CELEBRATING an IMF deal is a contradiction in terms. Such agreements might temporarily rescue governments and their economies, but these are always anti-people with deep and deleterious long-term consequences.
The announcement made by the IMF to revive Pakistan’s programme this week, which perhaps the government of Pakistan chose not to read carefully beyond the headline as it highlighted numerous uncomfortable truths, already projects a pre-floods inflation rate of 20 per cent. On top of this, the IMF insists that the governments need to increase electricity prices and taxes on petroleum products even further, as well as keeping interest rates high. What exactly are we celebrating?
Countries generally on the brink of economic collapse are the ones which go to the IMF seeking a loan, usually when it is already too late, and an economic disaster is well upon them — Sri Lanka is a good recent example. Some countries are prescient and have the foresight to approach the IMF well before they are on the verge of economic turmoil, and Bangladesh is an example of one such country which was doing much better than most of its peers, but the global slowdown forced it to turn to the IMF. While discussions will commence soon, the IMF recognises that Bangladesh is nowhere in a crisis situation. And then, there is Pakistan, truly a veteran of generous IMF benevolence.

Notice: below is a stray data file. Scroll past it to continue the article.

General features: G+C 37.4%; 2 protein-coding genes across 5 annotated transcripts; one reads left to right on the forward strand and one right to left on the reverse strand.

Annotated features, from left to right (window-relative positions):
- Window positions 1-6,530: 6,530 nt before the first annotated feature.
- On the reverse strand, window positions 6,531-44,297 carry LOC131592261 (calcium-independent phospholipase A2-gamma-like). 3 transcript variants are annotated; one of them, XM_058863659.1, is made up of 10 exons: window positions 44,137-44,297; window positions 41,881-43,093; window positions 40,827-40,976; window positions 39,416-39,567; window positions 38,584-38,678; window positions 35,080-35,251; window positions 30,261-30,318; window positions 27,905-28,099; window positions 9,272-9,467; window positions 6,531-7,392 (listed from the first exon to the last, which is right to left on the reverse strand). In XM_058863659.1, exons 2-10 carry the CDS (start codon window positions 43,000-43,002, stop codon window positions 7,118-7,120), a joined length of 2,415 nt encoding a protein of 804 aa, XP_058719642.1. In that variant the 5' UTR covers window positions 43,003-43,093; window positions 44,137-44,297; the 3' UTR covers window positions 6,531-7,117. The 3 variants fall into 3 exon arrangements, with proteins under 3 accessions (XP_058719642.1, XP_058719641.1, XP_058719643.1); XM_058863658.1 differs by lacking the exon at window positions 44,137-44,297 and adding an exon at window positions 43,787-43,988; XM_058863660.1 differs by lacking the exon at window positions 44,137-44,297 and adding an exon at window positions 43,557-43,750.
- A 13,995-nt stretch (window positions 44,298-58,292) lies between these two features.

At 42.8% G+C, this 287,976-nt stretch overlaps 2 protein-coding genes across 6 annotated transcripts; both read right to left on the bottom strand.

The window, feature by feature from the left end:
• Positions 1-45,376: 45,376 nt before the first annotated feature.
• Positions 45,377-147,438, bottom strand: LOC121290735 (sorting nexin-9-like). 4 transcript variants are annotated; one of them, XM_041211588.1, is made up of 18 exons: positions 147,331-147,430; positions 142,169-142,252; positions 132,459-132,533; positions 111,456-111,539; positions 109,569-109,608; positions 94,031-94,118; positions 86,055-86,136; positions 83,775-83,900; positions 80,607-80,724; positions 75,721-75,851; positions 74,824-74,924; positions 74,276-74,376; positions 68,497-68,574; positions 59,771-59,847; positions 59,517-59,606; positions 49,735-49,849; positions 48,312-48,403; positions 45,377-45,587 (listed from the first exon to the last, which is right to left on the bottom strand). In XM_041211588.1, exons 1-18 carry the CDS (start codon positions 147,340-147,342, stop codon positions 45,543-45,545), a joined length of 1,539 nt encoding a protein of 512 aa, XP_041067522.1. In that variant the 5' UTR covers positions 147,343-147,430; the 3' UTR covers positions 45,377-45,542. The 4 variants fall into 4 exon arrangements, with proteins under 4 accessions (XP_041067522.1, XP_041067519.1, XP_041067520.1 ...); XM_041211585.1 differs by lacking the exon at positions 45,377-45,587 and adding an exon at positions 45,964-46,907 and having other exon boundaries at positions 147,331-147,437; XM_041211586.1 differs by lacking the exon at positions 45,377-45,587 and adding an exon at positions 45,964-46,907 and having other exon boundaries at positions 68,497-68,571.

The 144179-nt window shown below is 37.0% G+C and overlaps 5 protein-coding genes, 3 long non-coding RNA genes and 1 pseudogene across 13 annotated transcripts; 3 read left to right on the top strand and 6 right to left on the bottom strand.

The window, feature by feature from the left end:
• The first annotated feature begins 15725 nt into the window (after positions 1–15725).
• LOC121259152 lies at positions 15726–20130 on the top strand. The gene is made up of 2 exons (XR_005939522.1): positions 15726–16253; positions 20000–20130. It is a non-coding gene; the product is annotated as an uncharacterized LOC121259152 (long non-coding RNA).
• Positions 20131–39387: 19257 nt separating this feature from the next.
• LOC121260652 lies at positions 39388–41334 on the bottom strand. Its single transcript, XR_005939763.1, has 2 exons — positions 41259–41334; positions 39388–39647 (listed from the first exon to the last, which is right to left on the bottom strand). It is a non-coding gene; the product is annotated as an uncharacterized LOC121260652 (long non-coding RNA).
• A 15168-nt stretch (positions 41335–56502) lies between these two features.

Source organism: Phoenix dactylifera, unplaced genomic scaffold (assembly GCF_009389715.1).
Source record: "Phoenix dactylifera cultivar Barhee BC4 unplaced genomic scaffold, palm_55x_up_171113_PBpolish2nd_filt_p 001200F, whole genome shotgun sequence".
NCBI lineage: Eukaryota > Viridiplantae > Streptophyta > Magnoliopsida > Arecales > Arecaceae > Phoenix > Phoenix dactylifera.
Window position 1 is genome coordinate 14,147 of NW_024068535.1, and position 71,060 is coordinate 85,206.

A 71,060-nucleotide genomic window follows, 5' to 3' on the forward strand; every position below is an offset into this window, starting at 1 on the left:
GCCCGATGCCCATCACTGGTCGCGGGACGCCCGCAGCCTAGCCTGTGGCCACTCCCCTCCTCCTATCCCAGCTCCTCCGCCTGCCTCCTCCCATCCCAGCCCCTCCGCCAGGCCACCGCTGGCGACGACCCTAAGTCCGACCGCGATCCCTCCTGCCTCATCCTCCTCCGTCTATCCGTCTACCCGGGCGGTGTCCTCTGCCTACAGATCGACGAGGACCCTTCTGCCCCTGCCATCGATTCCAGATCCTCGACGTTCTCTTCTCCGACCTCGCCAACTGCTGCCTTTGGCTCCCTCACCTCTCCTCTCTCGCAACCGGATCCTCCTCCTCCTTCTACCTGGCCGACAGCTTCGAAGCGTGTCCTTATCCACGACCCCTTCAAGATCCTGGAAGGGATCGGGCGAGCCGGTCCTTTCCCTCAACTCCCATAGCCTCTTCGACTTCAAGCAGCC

The revival of Pakistan’s agreement with the IMF had been expected for at least the last month, when it was clear that the finance ministry and the lender had agreed to strict terms which Pakistan would adhere to. The joint statement between the State Bank of Pakistan and the Ministry of Finance made public on Aug 1 made it clear that all the preconditions had been met and all the government of Pakistan had to do was to wait till the IMF board met at the end of August.
Two quite dramatic events, even by Pakistani standards, gained much traction in the period since the joint statement.
The first was the much-publicised story of army chief Gen Bajwa contacting the US government to ask for its help to push for the IMF loan, and that too, ‘at the earliest’. If this conversation happened, it was quite irrelevant since the agreement between the government of Pakistan and the IMF was already well in place and even the request from the COAS had little value to add at this late stage.
The revival of the IMF deal gives the government some breathing space but it also allows the old complacency to return.
The second, even more startling revelation, was based on the audio recording of former federal finance minister Mr Shaukat Tarin in conversation with the two current finance ministers of Punjab and Khyber Pakhtunkhwa, trying their best to sabotage the IMF deal by allegedly writing to the IMF saying that the agreement could not be met due to provincial financial constraints faced especially by KP on account of the damage caused by the floods.